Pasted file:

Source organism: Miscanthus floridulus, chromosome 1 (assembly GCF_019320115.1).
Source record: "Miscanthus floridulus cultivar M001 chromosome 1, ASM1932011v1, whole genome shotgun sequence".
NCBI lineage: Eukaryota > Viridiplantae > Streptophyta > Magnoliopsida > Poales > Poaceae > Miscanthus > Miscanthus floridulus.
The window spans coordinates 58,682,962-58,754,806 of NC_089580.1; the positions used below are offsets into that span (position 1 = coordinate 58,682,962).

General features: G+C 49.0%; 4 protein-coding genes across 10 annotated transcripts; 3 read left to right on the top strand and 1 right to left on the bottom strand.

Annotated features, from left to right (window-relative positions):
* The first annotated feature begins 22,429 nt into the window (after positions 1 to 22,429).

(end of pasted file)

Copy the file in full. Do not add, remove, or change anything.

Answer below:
Source organism: Miscanthus floridulus, chromosome 1 (assembly GCF_019320115.1).
Source record: "Miscanthus floridulus cultivar M001 chromosome 1, ASM1932011v1, whole genome shotgun sequence".
NCBI lineage: Eukaryota > Viridiplantae > Streptophyta > Magnoliopsida > Poales > Poaceae > Miscanthus > Miscanthus floridulus.
The window spans coordinates 58,682,962-58,754,806 of NC_089580.1; the positions used below are offsets into that span (position 1 = coordinate 58,682,962).

General features: G+C 49.0%; 4 protein-coding genes across 10 annotated transcripts; 3 read left to right on the top strand and 1 right to left on the bottom strand.

Annotated features, from left to right (window-relative positions):
* The first annotated feature begins 22,429 nt into the window (after positions 1 to 22,429).